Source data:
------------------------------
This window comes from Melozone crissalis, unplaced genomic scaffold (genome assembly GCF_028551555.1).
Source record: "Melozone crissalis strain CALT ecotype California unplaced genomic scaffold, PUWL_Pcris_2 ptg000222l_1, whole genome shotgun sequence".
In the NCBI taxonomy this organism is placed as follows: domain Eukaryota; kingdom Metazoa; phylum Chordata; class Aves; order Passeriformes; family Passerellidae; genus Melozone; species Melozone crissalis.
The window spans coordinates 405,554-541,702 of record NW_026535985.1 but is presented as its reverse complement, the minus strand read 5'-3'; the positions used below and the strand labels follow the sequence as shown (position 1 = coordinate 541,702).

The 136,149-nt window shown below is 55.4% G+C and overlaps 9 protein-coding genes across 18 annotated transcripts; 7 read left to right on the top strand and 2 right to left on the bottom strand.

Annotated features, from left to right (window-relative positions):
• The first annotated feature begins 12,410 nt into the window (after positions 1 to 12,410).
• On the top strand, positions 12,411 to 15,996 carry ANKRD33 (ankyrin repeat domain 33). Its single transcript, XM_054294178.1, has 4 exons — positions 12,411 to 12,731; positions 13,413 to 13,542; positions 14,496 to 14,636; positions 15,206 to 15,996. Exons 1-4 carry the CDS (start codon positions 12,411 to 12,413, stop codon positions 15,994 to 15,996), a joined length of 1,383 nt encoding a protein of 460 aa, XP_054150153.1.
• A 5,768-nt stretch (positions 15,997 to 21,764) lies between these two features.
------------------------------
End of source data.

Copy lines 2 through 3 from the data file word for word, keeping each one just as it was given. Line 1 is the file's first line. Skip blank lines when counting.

Source record: "Melozone crissalis strain CALT ecotype California unplaced genomic scaffold, PUWL_Pcris_2 ptg000222l_1, whole genome shotgun sequence".
In the NCBI taxonomy this organism is placed as follows: domain Eukaryota; kingdom Metazoa; phylum Chordata; class Aves; order Passeriformes; family Passerellidae; genus Melozone; species Melozone crissalis.